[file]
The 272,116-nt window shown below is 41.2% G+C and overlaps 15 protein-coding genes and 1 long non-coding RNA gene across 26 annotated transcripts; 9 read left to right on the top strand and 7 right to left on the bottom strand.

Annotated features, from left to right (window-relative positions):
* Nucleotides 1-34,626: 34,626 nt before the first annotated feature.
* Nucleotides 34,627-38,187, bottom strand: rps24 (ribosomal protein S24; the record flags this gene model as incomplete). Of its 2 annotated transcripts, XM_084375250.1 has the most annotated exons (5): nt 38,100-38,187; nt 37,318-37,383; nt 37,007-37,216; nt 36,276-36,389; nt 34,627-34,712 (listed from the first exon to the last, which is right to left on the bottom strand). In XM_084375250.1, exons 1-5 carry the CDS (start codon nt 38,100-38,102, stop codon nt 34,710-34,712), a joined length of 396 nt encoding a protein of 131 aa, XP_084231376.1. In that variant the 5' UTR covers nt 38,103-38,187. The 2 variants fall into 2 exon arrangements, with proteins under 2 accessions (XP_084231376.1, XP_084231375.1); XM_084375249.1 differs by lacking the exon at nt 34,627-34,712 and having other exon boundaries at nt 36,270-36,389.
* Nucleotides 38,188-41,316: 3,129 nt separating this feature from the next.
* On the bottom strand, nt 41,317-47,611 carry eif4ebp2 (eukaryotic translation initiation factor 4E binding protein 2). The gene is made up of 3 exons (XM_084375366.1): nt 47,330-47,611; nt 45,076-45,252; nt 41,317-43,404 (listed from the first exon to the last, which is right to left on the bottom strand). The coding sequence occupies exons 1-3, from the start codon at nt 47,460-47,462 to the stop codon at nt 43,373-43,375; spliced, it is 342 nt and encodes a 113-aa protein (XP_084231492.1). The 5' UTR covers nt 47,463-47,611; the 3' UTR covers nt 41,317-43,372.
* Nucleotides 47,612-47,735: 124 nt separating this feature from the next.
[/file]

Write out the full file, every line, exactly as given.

The 272,116-nt window shown below is 41.2% G+C and overlaps 15 protein-coding genes and 1 long non-coding RNA gene across 26 annotated transcripts; 9 read left to right on the top strand and 7 right to left on the bottom strand.

Annotated features, from left to right (window-relative positions):
* Nucleotides 1-34,626: 34,626 nt before the first annotated feature.
* Nucleotides 34,627-38,187, bottom strand: rps24 (ribosomal protein S24; the record flags this gene model as incomplete). Of its 2 annotated transcripts, XM_084375250.1 has the most annotated exons (5): nt 38,100-38,187; nt 37,318-37,383; nt 37,007-37,216; nt 36,276-36,389; nt 34,627-34,712 (listed from the first exon to the last, which is right to left on the bottom strand). In XM_084375250.1, exons 1-5 carry the CDS (start codon nt 38,100-38,102, stop codon nt 34,710-34,712), a joined length of 396 nt encoding a protein of 131 aa, XP_084231376.1. In that variant the 5' UTR covers nt 38,103-38,187. The 2 variants fall into 2 exon arrangements, with proteins under 2 accessions (XP_084231376.1, XP_084231375.1); XM_084375249.1 differs by lacking the exon at nt 34,627-34,712 and having other exon boundaries at nt 36,270-36,389.
* Nucleotides 38,188-41,316: 3,129 nt separating this feature from the next.
* On the bottom strand, nt 41,317-47,611 carry eif4ebp2 (eukaryotic translation initiation factor 4E binding protein 2). The gene is made up of 3 exons (XM_084375366.1): nt 47,330-47,611; nt 45,076-45,252; nt 41,317-43,404 (listed from the first exon to the last, which is right to left on the bottom strand). The coding sequence occupies exons 1-3, from the start codon at nt 47,460-47,462 to the stop codon at nt 43,373-43,375; spliced, it is 342 nt and encodes a 113-aa protein (XP_084231492.1). The 5' UTR covers nt 47,463-47,611; the 3' UTR covers nt 41,317-43,372.
* Nucleotides 47,612-47,735: 124 nt separating this feature from the next.